This easy viewing experience extends to our character’s motivations, circumstances and personalities. You won’t find any intriguing racial relationships here (despite Hunt’s bi-racial marriage, which must have created drama at the time), no commentary on social issues of the time. There isn’t even really a condemnation of the stigma around the aged, or their capability of the geriatric to do something as radical as robbing banks. Indeed, Lowery goes out of his way to note that the reason Forrest Tucker and his band of merry robbers are consistently hitting banks across the country is for fun and the thrill of it alone. Such a view keeps the entertainment light-hearted, but eschews any potential to explore social stigma around the elderly in the circumstances of their robbing banks. Perhaps Tucker could have been robbing banks because his pension didn’t pay enough to live on, or because he was significantly depressed. Instead, we’re presented with a smile inducing rogue who never once really commits to any actual message.


Lowery takes this further in never truly condemning or vilifying any side of this struggle for justice. As kind as he was, Tucker was robbing banks, causing distress to patrons, staff, etc. and generating a significant drain on state and federal financing in the continuing investigation from the FBI and local law enforcement. However, he is never painted as a villain in any way. In other films, one might instead expect the law (in this case, Hunt) to be cast as the foe, but here too Lowery leans away from making any hard stand. Instead, they are both preserved as perfectly innocent, loveable characters. As a comparison, we see a similar relationship in something like Steven Spielberg’s Catch Me If You Can. Here, the law and the criminal are both able to be rooted for by the audience. But Spielberg makes a convincing case by the end that Frank Abagnale Jr (the justice evading fraudster) has done wrong, and deserves punishment. That character arc is one of reformation, as we see him eventually work for the FBI and begin to make amends to society for his wrongs.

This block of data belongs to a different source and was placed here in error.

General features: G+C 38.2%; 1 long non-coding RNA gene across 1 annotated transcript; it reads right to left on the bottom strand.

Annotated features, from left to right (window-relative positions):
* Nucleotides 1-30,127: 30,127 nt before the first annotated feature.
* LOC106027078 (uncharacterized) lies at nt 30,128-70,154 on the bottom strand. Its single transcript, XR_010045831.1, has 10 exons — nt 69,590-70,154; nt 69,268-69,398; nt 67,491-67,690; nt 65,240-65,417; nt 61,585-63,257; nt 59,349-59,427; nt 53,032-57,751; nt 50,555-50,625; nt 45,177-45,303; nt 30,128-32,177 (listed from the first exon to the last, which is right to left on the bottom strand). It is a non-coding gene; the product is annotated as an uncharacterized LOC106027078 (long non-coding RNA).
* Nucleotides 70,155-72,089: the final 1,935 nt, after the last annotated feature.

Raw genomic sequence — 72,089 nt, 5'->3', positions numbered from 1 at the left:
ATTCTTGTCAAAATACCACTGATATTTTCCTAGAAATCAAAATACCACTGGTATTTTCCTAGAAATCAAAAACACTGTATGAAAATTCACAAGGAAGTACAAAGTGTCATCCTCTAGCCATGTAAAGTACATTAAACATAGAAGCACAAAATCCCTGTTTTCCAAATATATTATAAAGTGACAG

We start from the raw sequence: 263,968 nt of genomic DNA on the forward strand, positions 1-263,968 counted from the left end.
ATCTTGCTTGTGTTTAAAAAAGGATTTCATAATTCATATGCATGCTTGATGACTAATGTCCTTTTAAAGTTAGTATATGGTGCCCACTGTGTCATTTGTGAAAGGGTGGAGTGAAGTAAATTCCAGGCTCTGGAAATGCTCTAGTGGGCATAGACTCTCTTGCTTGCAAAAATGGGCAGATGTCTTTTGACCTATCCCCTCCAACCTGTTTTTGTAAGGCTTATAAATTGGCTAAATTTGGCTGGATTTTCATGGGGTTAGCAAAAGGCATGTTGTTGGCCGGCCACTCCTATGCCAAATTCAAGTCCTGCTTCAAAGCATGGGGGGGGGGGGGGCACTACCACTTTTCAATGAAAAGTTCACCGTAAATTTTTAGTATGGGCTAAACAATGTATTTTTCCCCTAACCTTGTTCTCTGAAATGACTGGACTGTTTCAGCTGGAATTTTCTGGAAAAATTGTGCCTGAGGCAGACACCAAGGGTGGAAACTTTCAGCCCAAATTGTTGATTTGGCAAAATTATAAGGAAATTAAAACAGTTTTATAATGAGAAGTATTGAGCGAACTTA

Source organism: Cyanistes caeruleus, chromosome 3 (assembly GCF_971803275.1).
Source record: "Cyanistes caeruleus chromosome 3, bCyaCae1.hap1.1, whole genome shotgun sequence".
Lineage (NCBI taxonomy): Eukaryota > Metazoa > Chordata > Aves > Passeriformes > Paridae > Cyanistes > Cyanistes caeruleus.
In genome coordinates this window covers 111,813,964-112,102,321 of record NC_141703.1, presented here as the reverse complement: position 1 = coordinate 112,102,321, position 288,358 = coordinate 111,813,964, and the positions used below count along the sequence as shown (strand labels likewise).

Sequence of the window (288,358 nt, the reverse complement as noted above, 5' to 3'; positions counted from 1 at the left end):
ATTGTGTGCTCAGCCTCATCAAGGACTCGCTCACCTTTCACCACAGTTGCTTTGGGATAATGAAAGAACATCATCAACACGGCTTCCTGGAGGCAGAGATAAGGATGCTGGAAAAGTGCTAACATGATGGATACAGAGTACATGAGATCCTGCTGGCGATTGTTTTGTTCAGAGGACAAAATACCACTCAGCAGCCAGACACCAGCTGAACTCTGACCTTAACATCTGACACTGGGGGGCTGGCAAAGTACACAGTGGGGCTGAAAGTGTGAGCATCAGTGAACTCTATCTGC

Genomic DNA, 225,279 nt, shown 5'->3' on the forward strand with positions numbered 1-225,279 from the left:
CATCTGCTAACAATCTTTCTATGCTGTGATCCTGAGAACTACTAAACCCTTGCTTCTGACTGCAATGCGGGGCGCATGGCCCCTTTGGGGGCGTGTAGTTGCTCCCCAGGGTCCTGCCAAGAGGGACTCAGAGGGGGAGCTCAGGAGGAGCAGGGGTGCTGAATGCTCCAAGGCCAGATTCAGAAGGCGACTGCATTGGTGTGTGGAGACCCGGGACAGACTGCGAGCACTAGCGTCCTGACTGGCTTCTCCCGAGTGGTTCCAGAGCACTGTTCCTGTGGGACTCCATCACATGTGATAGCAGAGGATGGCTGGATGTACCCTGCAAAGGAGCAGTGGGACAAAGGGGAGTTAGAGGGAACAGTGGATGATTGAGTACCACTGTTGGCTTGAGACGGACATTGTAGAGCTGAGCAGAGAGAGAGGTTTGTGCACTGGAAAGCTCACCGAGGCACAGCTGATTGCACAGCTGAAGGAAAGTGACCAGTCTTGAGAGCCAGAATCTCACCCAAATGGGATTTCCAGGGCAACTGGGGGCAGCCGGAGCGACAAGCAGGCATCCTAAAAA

Comparatively, Lowery never makes an attempt to satisfy such an arc. Instead, he seems to be saying that Tucker was born this way, and can’t escape the way he is made; that he will rob banks for the sheer sense of adventure until the day he dies. In many ways, this lack of gravitas, lack of accountability and lack of a strong message makes The Old Man and the Gun no more than a fun, forgettable trifle; something of a bygone era, when movies were entertainment rather than a sermon. And while the grainy cinematography and the roguish Redford hero are certainly welcome harkens back to the golden age of cinema, the lack of substance is not.



The Old Man and the Gun is a perfectly serviceable, upbeat and placid film. It’s just a shame that Redford’s final performance couldn’t carry more weight.